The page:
Lisa-kaindé: “We always want to make albums that, how do you say, that exactly represent who we are at the moment we are making them. But we also find it really important to not box ourselves in and to allow ourselves to change through time and through albums. The question with being authentic is basically saying you’re going to change, you’re going to evolve, you’re going to discover different sides of your personality.”

Naomi Diaz: “Lisa is really, you know, she’s really like an open book, I’m less so. We are who we are and who we tend to be. We try to show you who we are. But our way.”

Lisa-kaindé: “You mean I have no problem talking about things that are deeply personal. You feel more protective of that. But I still feel like we managed to make three albums that are exactly who we were at the time we made them.”

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The discussion turns to how their close connection plays out in other ways, especially in the realm of dreams.

Naomi Diaz: “I don’t remember any of my dreams. It’s really sad.”

Lisa-kaindé: “But you know what! We probably do, but we do it in real life.”

Naomi Diaz: “We’re dreaming with our eyes open. But yeah, I don’t remember my dreams. I wish I could. I never know them. But Lisa dreams.”

Lisa-kaindé: “A lot. I dream a lot!”

Lisa-kaindé (talking to Naomi): “I hope your dreams will become available to you.”

Naomi Diaz: “I feel like maybe they’re not really interesting, though. Because if I don’t remember them that means that it’s not really interesting.”

Lisa-kaindé: “No! Because you’re incredibly creative! I’m sure your dreams would be amazing!”

Naomi Diaz: “I think your dreams are more fantastic and weird. Mine are probably not really. You know, I’m very matter of fact so that’s probably why.”

I can hear the dismay in Lisa’s voice at the thought her sister could think her dreams would ever be unremarkable. I mention that their dynamic back and forth in terms of knowing when the other needs to speak without stepping on their toes is flawless. Breaking into a harmonious giggle they aptly respond. “Yeah, that’s a twin head. It’s a twin thing…”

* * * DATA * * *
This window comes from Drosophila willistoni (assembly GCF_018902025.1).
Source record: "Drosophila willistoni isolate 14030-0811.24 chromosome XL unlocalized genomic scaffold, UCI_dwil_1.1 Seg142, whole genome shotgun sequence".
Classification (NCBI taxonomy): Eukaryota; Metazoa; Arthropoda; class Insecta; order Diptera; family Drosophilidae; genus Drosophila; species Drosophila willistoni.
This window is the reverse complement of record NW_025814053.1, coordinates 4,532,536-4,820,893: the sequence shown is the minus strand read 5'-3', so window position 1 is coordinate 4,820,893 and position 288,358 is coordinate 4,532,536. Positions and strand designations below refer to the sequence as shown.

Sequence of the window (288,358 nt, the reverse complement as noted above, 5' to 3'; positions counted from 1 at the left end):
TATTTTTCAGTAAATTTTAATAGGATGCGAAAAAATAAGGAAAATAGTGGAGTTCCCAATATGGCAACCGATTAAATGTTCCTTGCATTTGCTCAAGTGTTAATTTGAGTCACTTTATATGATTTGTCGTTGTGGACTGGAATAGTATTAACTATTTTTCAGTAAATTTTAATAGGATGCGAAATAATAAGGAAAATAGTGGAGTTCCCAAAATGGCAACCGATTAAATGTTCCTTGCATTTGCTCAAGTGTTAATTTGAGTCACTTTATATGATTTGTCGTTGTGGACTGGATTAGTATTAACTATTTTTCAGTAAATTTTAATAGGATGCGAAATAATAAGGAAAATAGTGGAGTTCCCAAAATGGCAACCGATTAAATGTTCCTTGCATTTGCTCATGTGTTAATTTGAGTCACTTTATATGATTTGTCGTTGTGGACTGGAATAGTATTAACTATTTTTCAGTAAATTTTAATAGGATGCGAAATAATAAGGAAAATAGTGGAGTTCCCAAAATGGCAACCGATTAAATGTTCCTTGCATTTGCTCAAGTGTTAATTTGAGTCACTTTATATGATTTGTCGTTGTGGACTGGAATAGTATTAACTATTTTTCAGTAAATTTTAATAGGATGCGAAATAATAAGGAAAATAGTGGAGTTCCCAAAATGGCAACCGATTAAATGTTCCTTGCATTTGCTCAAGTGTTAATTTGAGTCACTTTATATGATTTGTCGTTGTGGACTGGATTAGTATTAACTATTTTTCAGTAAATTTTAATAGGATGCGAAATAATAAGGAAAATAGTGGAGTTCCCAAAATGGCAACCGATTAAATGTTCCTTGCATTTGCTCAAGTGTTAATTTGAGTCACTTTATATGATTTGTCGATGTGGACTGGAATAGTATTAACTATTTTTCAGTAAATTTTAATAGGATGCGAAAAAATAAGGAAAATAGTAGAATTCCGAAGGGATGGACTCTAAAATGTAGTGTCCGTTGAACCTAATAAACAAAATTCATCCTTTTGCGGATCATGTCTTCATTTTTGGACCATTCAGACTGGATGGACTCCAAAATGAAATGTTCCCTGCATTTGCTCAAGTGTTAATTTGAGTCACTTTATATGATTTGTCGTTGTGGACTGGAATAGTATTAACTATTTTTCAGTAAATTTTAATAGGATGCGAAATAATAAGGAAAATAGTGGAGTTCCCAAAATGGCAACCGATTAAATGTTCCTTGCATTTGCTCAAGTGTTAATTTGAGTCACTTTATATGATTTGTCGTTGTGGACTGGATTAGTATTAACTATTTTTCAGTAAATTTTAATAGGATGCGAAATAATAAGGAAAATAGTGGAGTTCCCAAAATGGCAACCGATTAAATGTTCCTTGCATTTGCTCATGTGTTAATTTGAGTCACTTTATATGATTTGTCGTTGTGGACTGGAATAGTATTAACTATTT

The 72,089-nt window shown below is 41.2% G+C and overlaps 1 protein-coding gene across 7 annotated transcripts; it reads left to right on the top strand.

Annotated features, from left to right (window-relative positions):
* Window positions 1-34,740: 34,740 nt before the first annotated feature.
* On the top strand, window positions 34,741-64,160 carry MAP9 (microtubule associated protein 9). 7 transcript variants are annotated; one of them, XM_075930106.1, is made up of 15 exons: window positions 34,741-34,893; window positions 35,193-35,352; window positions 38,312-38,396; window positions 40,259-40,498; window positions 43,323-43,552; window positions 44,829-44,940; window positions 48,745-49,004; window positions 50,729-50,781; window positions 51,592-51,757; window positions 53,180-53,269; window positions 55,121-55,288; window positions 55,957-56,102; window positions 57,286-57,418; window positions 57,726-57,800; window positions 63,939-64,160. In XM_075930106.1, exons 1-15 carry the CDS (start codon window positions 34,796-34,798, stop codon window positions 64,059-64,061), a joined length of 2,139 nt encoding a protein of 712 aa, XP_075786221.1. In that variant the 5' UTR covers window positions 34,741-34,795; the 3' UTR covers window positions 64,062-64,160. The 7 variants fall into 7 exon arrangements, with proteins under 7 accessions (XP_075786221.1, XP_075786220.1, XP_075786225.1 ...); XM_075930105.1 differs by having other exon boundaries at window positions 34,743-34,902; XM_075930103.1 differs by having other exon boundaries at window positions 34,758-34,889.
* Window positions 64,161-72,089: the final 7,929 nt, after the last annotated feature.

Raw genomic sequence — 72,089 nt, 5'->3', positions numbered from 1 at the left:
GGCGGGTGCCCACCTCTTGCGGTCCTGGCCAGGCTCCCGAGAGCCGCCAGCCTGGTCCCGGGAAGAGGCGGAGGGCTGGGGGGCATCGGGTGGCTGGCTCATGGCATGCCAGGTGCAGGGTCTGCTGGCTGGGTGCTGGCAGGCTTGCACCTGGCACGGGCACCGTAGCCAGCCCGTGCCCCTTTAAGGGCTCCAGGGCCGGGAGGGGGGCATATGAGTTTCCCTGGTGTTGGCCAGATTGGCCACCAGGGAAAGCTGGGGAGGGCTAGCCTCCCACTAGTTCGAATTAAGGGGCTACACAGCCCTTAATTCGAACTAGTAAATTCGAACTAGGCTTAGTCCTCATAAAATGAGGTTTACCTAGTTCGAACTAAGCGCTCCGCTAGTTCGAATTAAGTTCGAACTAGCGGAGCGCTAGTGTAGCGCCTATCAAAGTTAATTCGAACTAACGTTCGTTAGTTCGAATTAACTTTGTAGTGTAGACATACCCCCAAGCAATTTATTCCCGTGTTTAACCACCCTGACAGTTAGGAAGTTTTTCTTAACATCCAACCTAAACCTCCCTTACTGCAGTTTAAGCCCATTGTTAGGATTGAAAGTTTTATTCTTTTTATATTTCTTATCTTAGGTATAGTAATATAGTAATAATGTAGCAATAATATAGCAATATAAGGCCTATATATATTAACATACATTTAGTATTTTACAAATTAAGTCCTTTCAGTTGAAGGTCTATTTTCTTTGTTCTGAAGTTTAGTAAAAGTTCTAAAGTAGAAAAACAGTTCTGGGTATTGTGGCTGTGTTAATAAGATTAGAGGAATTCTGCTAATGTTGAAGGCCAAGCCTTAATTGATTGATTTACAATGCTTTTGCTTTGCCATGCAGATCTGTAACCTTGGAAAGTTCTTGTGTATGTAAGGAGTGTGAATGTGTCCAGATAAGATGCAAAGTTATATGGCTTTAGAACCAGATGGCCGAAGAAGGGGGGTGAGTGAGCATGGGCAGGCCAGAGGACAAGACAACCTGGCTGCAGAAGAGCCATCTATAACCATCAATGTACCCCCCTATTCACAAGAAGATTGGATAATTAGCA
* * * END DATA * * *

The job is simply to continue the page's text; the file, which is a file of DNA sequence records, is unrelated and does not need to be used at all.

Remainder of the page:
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‘Spell 31’ is out now.

Words: Naima Sutton

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Will Butler has shared new songs 'A Stranger's House' and 'Nearer To Thee'.

The songwriter's absorbing solo album 'Generations' arrived in 2020, but the pandemic put paid to his touring ambitions.

Finally able to get back out on the road, Will Butler trails his incoming live shows with two brand new songs.

Online now, 'A Stranger's House' and 'Nearer To Thee' are framed by unique tones and atmospheres, with the haunting paranoia of 'A Stranger's House' set alongside the elegiac 'Nearer To Thee'.

Easing the musician into a fresh chapter, 'A Stranger's House' comes equipped with a brand new video.

Tune in now.

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Pye Corner Audio will release new album 'Let's Emerge!' on July 15th.

The cult musician merges together analogue electronics with aspects of psychedelia, resulting in something deeply strange, and at times unknowable.

His first studio outing for Sonic Cathedral lands this summer, with Ride guitarist Andy Bell playing on five of its 10 tracks.

Billed as a "departure", the music has a radiant glow, reflecting the white heat of lysergic exploration.

Out on July 15th, Pye Corner Audio comments: “This is a departure to sunnier climes, but a departure nonetheless. It’s something that I’d been thinking about for a while. I try to tailor my work slightly differently for the various labels that I work with, and this seems to fit nicely with Sonic Cathedral’s ethos.”